Another article that might help with bench power supply designs:
Current-Sense Amplifiers with Digital Output and 60V Common-Mode Range
- Offers easy interface with microcontrollers (supports 1.8V logic) by using digital outputs
- Delivers wide 60V common-mode range for robustness under fault conditions
- Includes internal op amp/comparator that allows flexibility in system design: the internal amplifier can be used to limit the inrush current or to create a current-source in a closed loop system; the comparator can be used to monitor fault events for fast response
High-side, current-sense amplifiers with 12-bit ADC and op amp/comparator - [Link]
I love the LM386. It’s a complete amplifier in an 8 pin DIP chip! All that is needed to build an audio amp are a few external components most of which are decoupling capacitors. It is well suited to low power applications and runs just fine on a 9 volt battery or any voltage supply from 4-12 volts. It has a low quiescent current drain of only 4mA so it won’t kill a battery right away if you leave it on and idle. The gain is internally set to 20 but the addition of an external resistor and capacitor between pins 1 and 8 will increase the gain to any value from 20 to 200. An increase in bass frequency can be facilitated by adding a 10K resistor and .033 uf capacitor in series between pins 1 and 5.
The 1/2 watt LM386 Audio Amplifier – [Link]
rsdio writes: This is a strange one. It claims to prevent clipping, but still appears to introduce distortion. Perhaps the idea is that soft clipping is preferred to hard clipping? If there were a voltage-controlled gain input, then true peak limiting would be possible, but this seems to trade one form of distortion for another. In any event, if you are interested in audio distortion circuits, then this article should certainly be interesting. [via]
To enable an audio amplifier to accommodate both loud and soft-spoken voices without clipping the loud waveforms, you can implement a nonlinear transfer function by adding a few components to a standard application circuit.
Simple circuit limits amplifier output - [Link]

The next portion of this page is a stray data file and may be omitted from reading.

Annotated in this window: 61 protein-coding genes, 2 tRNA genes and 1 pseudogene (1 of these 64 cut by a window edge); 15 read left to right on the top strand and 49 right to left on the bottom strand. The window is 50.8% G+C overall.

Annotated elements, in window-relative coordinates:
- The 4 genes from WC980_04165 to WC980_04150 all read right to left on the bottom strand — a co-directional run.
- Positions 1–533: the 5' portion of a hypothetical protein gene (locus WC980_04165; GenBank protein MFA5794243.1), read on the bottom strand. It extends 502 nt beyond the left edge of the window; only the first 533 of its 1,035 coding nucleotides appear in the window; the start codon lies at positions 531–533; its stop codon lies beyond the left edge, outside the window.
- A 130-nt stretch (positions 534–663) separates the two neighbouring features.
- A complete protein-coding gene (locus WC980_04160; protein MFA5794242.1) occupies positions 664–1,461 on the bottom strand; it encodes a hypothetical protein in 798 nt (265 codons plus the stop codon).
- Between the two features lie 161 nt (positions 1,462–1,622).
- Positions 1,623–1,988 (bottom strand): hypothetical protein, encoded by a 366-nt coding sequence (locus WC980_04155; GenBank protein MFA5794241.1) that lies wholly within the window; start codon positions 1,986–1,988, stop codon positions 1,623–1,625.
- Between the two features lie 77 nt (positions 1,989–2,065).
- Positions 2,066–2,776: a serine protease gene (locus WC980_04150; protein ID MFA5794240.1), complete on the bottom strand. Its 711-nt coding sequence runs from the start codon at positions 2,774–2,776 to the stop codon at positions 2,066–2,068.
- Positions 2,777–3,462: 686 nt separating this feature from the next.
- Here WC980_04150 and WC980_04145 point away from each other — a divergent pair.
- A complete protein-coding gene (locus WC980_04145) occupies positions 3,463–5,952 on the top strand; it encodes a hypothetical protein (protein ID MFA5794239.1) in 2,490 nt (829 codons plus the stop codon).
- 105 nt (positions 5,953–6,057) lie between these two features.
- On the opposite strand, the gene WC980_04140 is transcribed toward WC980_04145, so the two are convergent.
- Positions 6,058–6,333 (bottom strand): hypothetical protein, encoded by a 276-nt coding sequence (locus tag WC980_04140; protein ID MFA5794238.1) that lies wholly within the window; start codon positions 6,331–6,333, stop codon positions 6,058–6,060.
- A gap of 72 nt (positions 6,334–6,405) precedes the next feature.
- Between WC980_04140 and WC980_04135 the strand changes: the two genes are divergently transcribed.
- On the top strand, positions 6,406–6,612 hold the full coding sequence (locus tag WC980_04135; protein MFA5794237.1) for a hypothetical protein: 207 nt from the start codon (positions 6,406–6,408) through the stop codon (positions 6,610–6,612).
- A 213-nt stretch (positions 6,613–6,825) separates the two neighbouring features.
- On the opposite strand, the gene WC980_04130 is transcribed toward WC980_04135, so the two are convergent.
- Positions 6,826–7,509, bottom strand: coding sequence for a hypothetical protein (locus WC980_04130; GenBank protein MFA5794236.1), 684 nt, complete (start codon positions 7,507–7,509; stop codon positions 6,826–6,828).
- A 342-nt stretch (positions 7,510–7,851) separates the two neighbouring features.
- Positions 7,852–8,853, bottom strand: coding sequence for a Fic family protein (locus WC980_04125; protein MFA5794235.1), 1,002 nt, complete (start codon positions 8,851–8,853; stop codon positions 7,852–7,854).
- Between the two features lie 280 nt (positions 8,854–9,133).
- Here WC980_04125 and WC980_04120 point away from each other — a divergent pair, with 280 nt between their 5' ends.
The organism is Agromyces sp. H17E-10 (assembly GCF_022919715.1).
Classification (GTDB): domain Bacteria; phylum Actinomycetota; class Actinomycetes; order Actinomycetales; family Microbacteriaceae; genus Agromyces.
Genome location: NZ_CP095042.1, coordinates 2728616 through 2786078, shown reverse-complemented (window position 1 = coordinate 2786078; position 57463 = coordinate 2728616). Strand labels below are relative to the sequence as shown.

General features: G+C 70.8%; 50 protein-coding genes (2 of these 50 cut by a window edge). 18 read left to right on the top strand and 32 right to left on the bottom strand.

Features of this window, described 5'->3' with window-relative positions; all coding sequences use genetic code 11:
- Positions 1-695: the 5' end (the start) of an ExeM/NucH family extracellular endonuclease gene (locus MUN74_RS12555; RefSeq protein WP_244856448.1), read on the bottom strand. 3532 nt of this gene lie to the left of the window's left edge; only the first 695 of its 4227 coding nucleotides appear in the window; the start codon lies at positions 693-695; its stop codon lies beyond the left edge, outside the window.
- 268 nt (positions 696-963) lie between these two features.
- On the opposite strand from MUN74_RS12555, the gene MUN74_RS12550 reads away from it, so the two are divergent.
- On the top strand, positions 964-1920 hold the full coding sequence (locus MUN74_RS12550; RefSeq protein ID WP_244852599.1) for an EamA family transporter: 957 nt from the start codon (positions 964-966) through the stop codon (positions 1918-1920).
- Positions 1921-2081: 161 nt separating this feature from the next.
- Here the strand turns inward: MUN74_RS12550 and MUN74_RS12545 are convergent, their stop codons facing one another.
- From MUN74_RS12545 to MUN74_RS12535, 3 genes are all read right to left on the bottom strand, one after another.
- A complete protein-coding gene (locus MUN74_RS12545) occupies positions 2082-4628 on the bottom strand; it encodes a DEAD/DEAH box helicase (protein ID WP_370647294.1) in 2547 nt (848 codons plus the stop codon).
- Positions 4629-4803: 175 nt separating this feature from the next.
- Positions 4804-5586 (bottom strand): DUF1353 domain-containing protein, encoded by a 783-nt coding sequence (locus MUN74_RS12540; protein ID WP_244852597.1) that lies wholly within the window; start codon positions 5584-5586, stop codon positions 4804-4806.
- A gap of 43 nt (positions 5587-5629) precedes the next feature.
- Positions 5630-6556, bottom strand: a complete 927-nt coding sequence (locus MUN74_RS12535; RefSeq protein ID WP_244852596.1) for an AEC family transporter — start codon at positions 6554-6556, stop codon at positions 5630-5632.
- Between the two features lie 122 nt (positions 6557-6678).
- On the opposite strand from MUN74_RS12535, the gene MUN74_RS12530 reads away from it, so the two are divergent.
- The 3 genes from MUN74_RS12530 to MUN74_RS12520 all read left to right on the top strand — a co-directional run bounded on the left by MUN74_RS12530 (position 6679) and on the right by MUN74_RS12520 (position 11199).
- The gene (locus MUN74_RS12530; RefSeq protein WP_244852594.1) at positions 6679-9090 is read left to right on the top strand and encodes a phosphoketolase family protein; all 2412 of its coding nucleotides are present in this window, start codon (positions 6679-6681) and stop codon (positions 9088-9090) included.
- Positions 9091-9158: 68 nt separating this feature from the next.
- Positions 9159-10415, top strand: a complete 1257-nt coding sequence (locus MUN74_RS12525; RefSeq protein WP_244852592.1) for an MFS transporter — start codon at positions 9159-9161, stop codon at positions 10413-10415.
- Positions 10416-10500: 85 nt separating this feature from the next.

The LM3875 is a popular amplifier with amateur amplifier builders. This calculator, designed for non-inverting gainclone amplifiers derives the gain given the resistor choices that you make.
Non Inverting LM3875 Gain Calculator - [Link]
This amplifier is based on the PA100 parallel amplifier detailed in National Semiconductor’s application note – AN1192.
Since my DIY speaker is 4-ohm and somewhat difficult to drive, I want to have a more powerful amplifier to match with it. Therefore I designed this amplifier which uses two LM3886 per channel, in parallel circuit. This amp can deliver about 50W into a 8-ohm speaker and 100W into a 4-ohm speaker. This is a stereo amplifier and therefore 4 LM3886s are used.
100W LM3886 Parallel Stereo Power Amplifier – [Link]
Today we did an project amplifier with LM386. This amplifier is very easy to make and very compact, works with a single power source whose value can be between 4V and 12V.It is based on the use of a type LM386 amplifier, capable alone to issue a power of several hundreds of milliwatts to a load (HP) of 8 ohms, while consuming only a few mA at rest. Ideal for make a small portable battery powered amp.For an application in stereo, just to build this amp in two examplaires.
Amplifier With LM386 - [Link]
One of the applications of 555 timers is a class D amplifier. In its most simplistic form it can be built with a single 555 and the 200mA current capability is enough to drive a small speaker, making it a good replacement for a low power amplifier. But I wanted more; I wanted to use it to build an amplifier that had enough power to allow listening to music in a small room. Adding a high power stage to a classical 555 class D amplifier was too easy, so I decided to build my own high power 555.
555 class D amplifier - [Link]
Here’s a Leach Amplifier based on 2SC5200 and 2SA1943 output power transistors that can provide up to 700W of power. The mechanical design is relatively simple, the transistors are placed on the two cooling profiles with a height of 66 mm, width 44mm, overall length 260mm. They are turned against each other Thus, from the cooling tunnel. Coolers are attaching the nylon backing which allows the assembly of transistors without washers, and thus better transfer of heat. DPS amplifier is at the top of the tunnel and the transistors are soldered from the bottom of PCB.
700W Leach Amplifier – [Link]
The amplifier design includes not only the final stage of the source (rectifier, filter) and protection against DC voltage output amplifier and speaker connections delayed. As already mentioned, the amplifier is designed as a single-module. This means that on one common board rectifier, filter capacitors, protection And definitely amplifier. Regarding the components of the external solution, the solution based on the original Mr. Marshall Leach.
275W Leach Amplifier – [Link]